Food and Housing Security Initiative Coordinates Basic Necessities
In February 2018, the NC State Food and Housing Security Initiative shared a report that showed that 14% of NC State students experienced food insecurity in the past 30 days and that 9.6% experienced homelessness in the past year.
Psychology Professor Mary Haskett and Student Support Services Academic Coach Sarah Wright, along with other students, faculty and staff, are working to end food and housing insecurity at NC State through the Food and Housing Security Initiative, which aims to facilitate access to sufficient, nutritious, culturally appropriate and affordable food and safe, affordable housing accessible to the university for all NC State students.
On April 19, 2018, the initiative will hold a Spring Community Conversation from 11:00 a.m. – 1:00 p.m. in Hunt Library’s Duke Energy Hall. The discussion will continue to form and materialize ideas from the Community Conversation the Food and Housing Security Initiative hosted in the fall. If you are interested in attending the conversation, please contact Lindsay Batchelor, event co-chair.
Funding from an OIED Diversity Mini-Grant supported the survey administration and costs associated with holding the two Community Conversations.
“It’s a serious concern when almost 10% of the over 34,000 students on campus have experienced homelessness. We need to dig deeper to understand the reasons and experiences,” states Haskett. She said students often feel they are the only one experiencing the problem and feel isolated because no one is talking about the issues. The purpose of the initiative is to get the larger campus to have an open discussion and generate solutions.
“With this initiative, we are thinking about how we want to support all of our students’ needs – and that support may look different for each student,” said Wright. The Food and Housing Security Initiative worked with the Division of Academic and Student Affairs to develop the new website portal that includes links to all campus resources for students’ food, housing, financial, education and other basic needs.
The Wolfpack Styled Professional Clothing Closet for example, operated by the Career Development Center, provides students with professional clothing donated by faculty, staff, alumni and employers. Wright pointed out that using this resource can be difficult because it means asking for help, which is then compounded by the fear of judgement. Some students may not have an issue seeking help but may fear how their peers might react to where they acquired the clothing.
Bigger than the fear of using the resources or asking for assistance are the questions, “How do I tell my peer where I got my clothing?” and “Will people think less of me because I can’t afford to shop at the mall? or “Will people think I’m scamming the system?” According to Wright, the response requires an entire community’s cultural shift. “Students need the campus to be informed, trained and compassionate,” she said.
In a society that demonizes accepting assistance such as SNAP Benefits, the Food and Housing Security Initiative is working to start more conversations around the topic to dispel the stigma. While having these conversations is vital, working toward solutions is even more important. “This is a crisis,” said Wright “so timeliness is a critical factor.”
Students who use the services should feel good about using all of the resources that NC State offers to help them succeed.
Qulea Anderson, a second-year student from Warrenton, North Carolina majoring in English with a concentration in Creative Writing, learned about the resources this year when she saw information about Feed the Pack while in the TRIO Office. She also reached out to her academic coach, Rebecca Woskoff, and Sarah Wright, and found out about how to get health insurance to be able to see a doctor. Anderson says she feels safe and comfortable using the pantry because it isn’t busy and you can walk around and pick out what you want.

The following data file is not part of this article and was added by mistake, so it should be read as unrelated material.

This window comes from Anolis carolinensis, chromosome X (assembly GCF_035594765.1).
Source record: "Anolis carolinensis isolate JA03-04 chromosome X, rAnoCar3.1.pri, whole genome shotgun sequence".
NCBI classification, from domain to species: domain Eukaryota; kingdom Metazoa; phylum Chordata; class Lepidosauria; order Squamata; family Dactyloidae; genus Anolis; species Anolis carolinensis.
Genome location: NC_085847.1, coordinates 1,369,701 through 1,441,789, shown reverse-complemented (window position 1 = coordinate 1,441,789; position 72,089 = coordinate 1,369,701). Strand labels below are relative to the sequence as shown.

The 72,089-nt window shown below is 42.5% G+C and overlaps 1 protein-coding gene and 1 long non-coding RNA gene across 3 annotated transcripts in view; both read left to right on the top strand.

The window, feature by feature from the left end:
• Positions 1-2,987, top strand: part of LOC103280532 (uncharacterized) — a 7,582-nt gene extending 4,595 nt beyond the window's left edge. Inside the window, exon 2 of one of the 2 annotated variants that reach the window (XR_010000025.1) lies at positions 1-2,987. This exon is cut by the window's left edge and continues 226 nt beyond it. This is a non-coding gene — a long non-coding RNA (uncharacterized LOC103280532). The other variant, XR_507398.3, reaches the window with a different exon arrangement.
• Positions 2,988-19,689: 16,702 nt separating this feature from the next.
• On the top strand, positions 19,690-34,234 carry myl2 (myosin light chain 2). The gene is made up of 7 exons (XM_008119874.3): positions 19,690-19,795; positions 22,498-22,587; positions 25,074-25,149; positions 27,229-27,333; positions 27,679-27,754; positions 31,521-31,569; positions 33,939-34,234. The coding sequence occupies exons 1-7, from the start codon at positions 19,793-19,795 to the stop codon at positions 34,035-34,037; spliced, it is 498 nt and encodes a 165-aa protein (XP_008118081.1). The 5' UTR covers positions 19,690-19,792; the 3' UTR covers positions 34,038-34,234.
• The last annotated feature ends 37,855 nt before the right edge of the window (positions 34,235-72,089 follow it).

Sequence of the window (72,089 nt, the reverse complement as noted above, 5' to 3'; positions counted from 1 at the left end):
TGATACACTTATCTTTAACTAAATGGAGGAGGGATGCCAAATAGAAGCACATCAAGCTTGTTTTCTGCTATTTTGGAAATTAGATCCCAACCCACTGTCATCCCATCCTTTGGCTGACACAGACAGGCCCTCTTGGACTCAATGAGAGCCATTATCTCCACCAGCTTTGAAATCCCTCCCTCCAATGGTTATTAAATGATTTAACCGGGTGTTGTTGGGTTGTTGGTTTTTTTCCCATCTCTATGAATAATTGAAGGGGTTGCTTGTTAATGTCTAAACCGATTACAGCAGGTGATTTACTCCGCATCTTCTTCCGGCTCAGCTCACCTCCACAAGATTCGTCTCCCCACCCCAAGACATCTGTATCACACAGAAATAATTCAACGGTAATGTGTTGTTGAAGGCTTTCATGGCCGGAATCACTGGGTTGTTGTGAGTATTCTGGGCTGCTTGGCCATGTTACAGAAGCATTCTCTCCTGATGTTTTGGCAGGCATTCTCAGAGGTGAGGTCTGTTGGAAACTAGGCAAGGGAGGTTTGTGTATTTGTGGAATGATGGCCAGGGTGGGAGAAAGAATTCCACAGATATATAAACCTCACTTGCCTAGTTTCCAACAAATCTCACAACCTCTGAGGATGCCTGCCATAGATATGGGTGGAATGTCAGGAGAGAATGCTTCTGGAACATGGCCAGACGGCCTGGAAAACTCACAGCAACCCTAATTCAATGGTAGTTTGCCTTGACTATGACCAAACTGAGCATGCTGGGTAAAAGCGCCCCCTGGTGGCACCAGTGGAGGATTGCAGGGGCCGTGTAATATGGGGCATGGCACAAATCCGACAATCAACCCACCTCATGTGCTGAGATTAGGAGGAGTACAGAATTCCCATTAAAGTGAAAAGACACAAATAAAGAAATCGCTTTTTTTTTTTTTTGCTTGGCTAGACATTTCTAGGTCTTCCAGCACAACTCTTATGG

Regarding this year’s common reading selection, $2.00 a Day: Living on Almost Nothing in America by Kathryn J. Edin and H. Luke Shaefer, Anderson says, “I read the summary of it and it sounds like a interesting book. I like the idea of it and how it’s going to talk about what people really don’t see or understand and what is happening to people and families. It something people don’t really discuss.” Haskett notes that the Food and Housing Security Initiative will partner with New Student Programs to ensure that campus discussions of the book include a focus on issues of poverty at NC State.
Anderson says she doesn’t have a problem sharing her situation with her peers. “I feel like I can talk to them about pretty much anything. They’ve been there for me since we were kids and they were there when my parents died. I’ve grown close with my roommate and I talk to her about the things going on in my life. It was a bit freeing in a sense. I know this line is overused, but it actually felt like a weight had been lifted. I could get things off of my chest and not have to keep everything in and try to deal with it alone.”
When asked what could be some things that could help in the future in terms of resources students may need, for example, during breaks when dorms close, Anderson says, “I heard that NC State offers emergency housing. It’s a resource on the Pack Essentials website. I think that there should be some housing around any college campus for students during breaks. It wouldn’t function fully as a homeless shelter but something of the sort. I’ve been told about some people opening up their homes for students who don’t have anywhere to go during the breaks. Also, it’s not just having those resources once they have been created, but to publicize them.”
Austin Butler is a communications intern in the Office for Institutional Equity and Diversity. She is a senior majoring in science, technology and society.